Pentax K-3 II 131 mm 100 mm 77 mm 800 g 720 Y Apr 2015 1,099i
12.
 
Sony A9 II 129 mm 96 mm 76 mm 678 g 690 Y Oct 2019 4,499 i
13.
 
Sony A99 II 143 mm 104 mm 76 mm 849 g 490 Y Sep 2016 3,199 i
14.
 
Sony A6300 120 mm 67 mm 49 mm 404 g 400 Y Feb 2016 999i
15.
 
Sony A77 143 mm 104 mm 81 mm 732 g 470 Y Aug 2011 1,399i
16.
 
Sony A850 156 mm 117 mm 82 mm 895 g 880 Y Aug 2009 1,999i
17.
 
Sony A900 156 mm 117 mm 82 mm 895 g 880 Y Sep 2008 2,999i
Notes: Measurements and pricing do not include easily detachable parts, such as add-on or interchangeable lenses or optional viewfinders.

The price is, of course, an important factor in any camera decision. The manufacturer’s suggested retail prices give an idea on the placement of the camera in the maker’s lineup and the broader market. The D7200 was launched at a markedly lower price (by 57 percent) than the A99, which puts it into a different market segment. Usually, retail prices stay at first close to the launch price, but after several months, discounts become available. Later in the product cycle and, in particular, when the replacement model is about to appear, further discounting and stock clearance sales often push the camera price considerably down. Then, after the new model is out, very good deals can frequently be found on the pre-owned market.

Sensor comparison

The size of the sensor inside a digital camera is one of the key determinants of image quality. A large sensor will tend to have larger individual pixels that provide better low-light sensitivity, wider dynamic range, and richer color-depth than smaller pixel-units in a sensor of the same technological generation. Moreover, a large sensor camera will give the photographer more control over depth-of-field in the image and, thus, the ability to better isolate a subject from the background. On the downside, larger sensors are more costly to manufacture and tend to lead to bigger and heavier cameras and lenses.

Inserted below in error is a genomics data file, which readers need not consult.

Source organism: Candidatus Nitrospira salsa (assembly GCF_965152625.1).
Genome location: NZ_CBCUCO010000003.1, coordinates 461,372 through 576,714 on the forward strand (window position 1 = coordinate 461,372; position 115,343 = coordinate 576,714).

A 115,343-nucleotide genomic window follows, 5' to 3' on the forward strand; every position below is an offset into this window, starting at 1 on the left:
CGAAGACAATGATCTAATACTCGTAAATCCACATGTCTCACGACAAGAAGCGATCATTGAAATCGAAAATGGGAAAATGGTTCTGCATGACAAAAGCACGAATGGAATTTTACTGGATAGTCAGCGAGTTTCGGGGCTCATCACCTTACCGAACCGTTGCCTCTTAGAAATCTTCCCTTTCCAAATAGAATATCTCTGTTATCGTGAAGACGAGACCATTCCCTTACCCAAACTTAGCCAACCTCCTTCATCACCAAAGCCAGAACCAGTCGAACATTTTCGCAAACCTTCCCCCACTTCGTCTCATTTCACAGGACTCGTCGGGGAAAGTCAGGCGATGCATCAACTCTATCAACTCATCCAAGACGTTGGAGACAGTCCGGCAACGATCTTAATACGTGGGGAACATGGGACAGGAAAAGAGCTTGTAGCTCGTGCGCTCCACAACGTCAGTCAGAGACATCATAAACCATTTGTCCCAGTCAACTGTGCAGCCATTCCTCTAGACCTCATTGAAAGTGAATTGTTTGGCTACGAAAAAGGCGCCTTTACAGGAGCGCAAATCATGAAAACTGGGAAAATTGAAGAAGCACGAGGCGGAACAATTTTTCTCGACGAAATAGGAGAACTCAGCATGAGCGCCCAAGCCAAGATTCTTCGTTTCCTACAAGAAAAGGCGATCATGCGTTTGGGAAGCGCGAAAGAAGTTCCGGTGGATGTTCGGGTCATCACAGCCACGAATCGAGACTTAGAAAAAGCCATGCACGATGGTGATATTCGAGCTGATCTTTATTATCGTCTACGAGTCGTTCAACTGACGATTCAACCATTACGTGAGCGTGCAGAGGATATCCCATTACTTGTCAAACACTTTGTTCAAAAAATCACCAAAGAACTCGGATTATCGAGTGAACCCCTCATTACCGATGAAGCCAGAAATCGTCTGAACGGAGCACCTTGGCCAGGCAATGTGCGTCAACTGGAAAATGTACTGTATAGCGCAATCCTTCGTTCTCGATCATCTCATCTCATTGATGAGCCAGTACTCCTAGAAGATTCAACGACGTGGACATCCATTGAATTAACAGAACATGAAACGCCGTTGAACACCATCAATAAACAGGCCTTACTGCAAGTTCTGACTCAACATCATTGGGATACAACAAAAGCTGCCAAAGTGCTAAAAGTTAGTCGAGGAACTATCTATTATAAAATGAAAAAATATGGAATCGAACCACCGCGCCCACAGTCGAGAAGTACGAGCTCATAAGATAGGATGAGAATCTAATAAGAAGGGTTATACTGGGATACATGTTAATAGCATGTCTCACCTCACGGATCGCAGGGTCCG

Of the two cameras under consideration, the Nikon D7200 features an APS-C sensor and the Sony A99 a full frame sensor. The sensor area in the A99 is 132 percent bigger. As a result of these sensor size differences, the cameras have a format factor of, respectively, 1.5 and 1.0. Both cameras have a native aspect ratio (sensor width to sensor height) of 3:2.

Technology-wise, both cameras are equipped with CMOS (Complementary Metal–Oxide–Semiconductor) sensors.

Nikon D7200 and Sony A99 sensor measures

Even though the A99 has a larger sensor, both cameras offer the same resolution of 24 megapixels. This implies that the A99 has a lower pixel density and larger individual pixels (with a pixel pitch of 5.96μm versus 3.91μm for the D7200), which gives it a potential advantage in terms of light gathering capacity. It should, however, be noted that the D7200 is much more recent (by 2 years and 5 months) than the A99, and its sensor will have benefitted from technological advances during this time that at least partly compensate for the smaller pixel size. Coming back to sensor resolution, it should be mentioned that the D7200 has no anti-alias filter installed, so that it can capture all the detail its sensor resolves.

The Nikon D7200 has a native sensitivity range from ISO 100 to ISO 25600, which can be extended to ISO 100-102400. The corresponding ISO settings for the Sony Alpha SLT-A99 are ISO 100 to ISO 25600, with the possibility to increase the ISO range to 50-25600.

D7200 versus A99 MP

Since 2007, DXO Mark has published sensor performance measurements that have been derived using a consistent methodology. This service is based on lab testing and assigns an overall score to each camera sensor, as well as ratings for dynamic range ("DXO Landscape"), color depth ("DXO Portrait"), and low-light sensitivity ("DXO Sports"). The Overall DXO ratings for the two cameras under consideration are close, suggesting that they provide similar imaging performance. The table below summarizes the physical sensor characteristics and sensor quality findings and compares them across a set of similar cameras.